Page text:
#2. Miami's City of Tomorrow
Throughout, oh, most of the 20th century, legions of Miami developers have pitched a science, trade, and culture park known as Interama, which is short for "Inter-American Cultural and Trade Center." Interama was designed to offer visitors all the space-age sights and amenities of a World's Fair, with the sexy thrills of some beach blanket bingo a stone's throw away.
"It's Miami. We paid the art guy in coke."
This futuristic metropolis came complete with elevated aerial capsules and a thousand-foot tower accessible only by underwater conveyor-belt tubes. The only thing this spectacle was missing was a talking dog incomprehensibly barking, "RELCOME ROO RINTERAMA."
Miami New Times
WARNING: Shark-Related Tunnel Collapse May Occur
The closest Interama came to reality was in the '60s. The park was supposed to open in 1968, but the project stalled out over the years. It flat-lined so hard that Florida International University bought up a chunk of the land Interama was supposed to sit on. Another portion of the Interama acreage was turned into a dumping ground for toxic and medical waste.
Well, look on the bright side -- when you roll around in a random pile of hazardous chemicals and the fluids of strangers, you'll probably see visions of the future, and there's no ticket price! (And if someone is charging you admission, then you're doing it wrong.)
#1. The $500 Million Argo Theme Park
Remember Argo, the movie that won the Oscar for Best Picture of 2012? Well, the film -- which was about a real CIA mission to rescue U.S. embassy workers trapped in Iran in 1980 -- left out one completely insane detail. The fake science fiction movie that the CIA used as a cover to sneak into Tehran was also a proposal for a tripped-out theme park.
In the late 1970s, Hollywood writer Barry Ira Geller penned a screenplay adaptation of Roger Zelazny's acclaimed 1967 science fiction novel, Lord of Light. For those of you who have never read Lord of Light, it is -- in a nutshell -- about human astronauts in the far future who use mad technology to transform into Hindu and Buddhist deities. And sweet balls, this was to be the focus of a half-billion-dollar theme park.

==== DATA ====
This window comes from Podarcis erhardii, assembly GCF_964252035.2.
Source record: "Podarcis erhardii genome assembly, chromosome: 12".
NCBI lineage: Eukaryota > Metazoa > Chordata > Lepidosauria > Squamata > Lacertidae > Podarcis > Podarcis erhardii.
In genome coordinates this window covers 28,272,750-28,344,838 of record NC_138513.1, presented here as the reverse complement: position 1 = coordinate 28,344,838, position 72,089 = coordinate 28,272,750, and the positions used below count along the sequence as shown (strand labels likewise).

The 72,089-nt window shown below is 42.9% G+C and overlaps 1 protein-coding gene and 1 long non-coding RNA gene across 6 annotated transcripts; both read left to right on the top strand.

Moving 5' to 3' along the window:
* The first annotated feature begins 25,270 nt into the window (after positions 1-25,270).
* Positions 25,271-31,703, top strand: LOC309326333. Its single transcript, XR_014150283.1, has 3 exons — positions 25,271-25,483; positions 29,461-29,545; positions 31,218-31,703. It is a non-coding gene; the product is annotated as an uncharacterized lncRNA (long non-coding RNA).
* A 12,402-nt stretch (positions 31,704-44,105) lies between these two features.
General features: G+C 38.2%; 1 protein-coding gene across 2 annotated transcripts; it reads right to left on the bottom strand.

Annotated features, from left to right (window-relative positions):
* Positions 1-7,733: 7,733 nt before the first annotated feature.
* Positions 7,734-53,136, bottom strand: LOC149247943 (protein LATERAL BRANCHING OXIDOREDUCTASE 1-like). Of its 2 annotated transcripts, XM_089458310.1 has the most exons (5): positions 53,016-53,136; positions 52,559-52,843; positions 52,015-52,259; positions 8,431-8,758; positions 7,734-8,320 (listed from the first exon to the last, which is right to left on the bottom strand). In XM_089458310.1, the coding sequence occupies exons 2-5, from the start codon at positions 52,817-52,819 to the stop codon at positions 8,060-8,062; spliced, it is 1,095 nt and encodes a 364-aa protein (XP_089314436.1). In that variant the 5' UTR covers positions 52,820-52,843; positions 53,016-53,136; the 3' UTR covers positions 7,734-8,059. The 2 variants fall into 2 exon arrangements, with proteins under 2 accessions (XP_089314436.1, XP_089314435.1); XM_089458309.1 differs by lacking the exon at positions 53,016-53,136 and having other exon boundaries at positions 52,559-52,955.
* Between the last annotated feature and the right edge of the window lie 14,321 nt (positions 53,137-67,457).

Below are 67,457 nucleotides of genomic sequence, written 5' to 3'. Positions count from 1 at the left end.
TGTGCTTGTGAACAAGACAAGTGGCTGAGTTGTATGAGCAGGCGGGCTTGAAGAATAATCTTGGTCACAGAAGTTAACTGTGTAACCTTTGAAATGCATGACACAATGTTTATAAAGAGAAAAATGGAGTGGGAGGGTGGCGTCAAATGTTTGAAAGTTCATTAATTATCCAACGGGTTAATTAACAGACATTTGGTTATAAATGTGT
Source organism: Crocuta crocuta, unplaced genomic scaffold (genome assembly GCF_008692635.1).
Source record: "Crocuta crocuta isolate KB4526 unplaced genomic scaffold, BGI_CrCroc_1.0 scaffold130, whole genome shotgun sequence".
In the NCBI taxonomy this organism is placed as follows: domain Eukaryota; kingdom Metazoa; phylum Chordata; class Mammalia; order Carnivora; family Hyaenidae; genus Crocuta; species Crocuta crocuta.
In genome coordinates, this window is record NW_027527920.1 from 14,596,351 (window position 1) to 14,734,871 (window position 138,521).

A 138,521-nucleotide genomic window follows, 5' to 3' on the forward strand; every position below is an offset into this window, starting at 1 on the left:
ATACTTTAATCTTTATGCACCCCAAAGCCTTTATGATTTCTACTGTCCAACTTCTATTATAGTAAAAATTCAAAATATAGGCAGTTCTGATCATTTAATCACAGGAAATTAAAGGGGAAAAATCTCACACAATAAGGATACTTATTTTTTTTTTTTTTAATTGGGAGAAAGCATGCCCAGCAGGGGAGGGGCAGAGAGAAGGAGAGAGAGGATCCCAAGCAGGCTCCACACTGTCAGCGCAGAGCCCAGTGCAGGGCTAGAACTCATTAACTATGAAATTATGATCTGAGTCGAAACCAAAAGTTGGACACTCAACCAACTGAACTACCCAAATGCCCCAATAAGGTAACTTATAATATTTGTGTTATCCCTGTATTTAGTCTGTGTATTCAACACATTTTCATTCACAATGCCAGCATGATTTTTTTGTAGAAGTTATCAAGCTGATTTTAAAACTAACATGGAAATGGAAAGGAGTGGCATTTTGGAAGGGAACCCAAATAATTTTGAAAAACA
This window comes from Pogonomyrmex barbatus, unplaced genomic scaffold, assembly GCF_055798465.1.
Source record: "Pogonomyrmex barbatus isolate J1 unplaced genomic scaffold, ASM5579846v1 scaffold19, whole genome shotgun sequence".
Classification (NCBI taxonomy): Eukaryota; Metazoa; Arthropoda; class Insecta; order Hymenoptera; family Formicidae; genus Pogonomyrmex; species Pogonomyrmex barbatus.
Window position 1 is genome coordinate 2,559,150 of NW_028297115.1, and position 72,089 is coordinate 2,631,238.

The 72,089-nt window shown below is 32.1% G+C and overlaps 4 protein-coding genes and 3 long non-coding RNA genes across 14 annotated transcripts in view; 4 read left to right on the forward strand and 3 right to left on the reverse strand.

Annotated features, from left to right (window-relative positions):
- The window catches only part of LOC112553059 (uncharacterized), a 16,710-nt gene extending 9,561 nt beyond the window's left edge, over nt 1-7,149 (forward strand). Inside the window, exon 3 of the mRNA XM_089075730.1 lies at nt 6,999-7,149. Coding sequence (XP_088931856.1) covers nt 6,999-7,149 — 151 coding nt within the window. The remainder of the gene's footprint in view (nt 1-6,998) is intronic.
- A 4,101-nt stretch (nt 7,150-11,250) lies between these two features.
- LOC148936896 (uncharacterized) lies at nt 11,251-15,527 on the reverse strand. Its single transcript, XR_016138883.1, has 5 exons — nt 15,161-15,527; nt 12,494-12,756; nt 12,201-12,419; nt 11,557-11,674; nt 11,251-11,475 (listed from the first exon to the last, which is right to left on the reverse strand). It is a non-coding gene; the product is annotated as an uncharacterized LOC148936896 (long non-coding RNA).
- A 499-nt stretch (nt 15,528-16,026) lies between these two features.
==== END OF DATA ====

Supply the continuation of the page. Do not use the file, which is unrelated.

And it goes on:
Brooklyn Film Networks
We were so looking forward to the Spinning Robo-Vishnus.
This was $500,000,000 in 1979 money, mind you. Emboldened by the runaway success of Star Wars, Geller dreamed big for his adaptation of Lord of Light. Along with the movie, he imagined building an entire amusement park in Aurora, Colorado, using concept art by legendary comic book artist Jack Kirby, who basically invented the X-Men, the Fantastic Four, and the Avengers.
This blissfully deranged park, which was dubbed "Science Fiction Land," was to sport Maglev trains, a 38-story Ferris wheel, and techno-Hindu architecture that would've made Six Flags Dubailand look boring. All of it was to be encased in a Buckminster Fuller dome half a mile high:
Yep, that last one's a penis.
Despite holding a flashy kickoff conference in Denver -- complete with "futuristic clowns" in "green fright wigs" -- brute economic forces and corrupt and bankrupt project funders scuttled Science Fiction Land before reality could dash in and scream, with tears streaming down its face, "What the FUCK are you guys thinking?"
In the end, Geller's script and Kirby's concept art were reused (or as Geller notes, stolen) by the CIA, as a front to rescue the embassy staff, and by Ben Affleck, as a means to make everyone forget his Hollywood career between Good Will Hunting and The Town.
For more amazingness we almost got, check out 5 Superhero Movies You Won't Believe Almost Got Made and 3 Insane Spider-Man Movies You Won't Believe Almost Got Made.
If you're pressed for time and just looking for a quick fix, then check out 4 Reasons You'd Never Use Microsoft's New Gaming Device.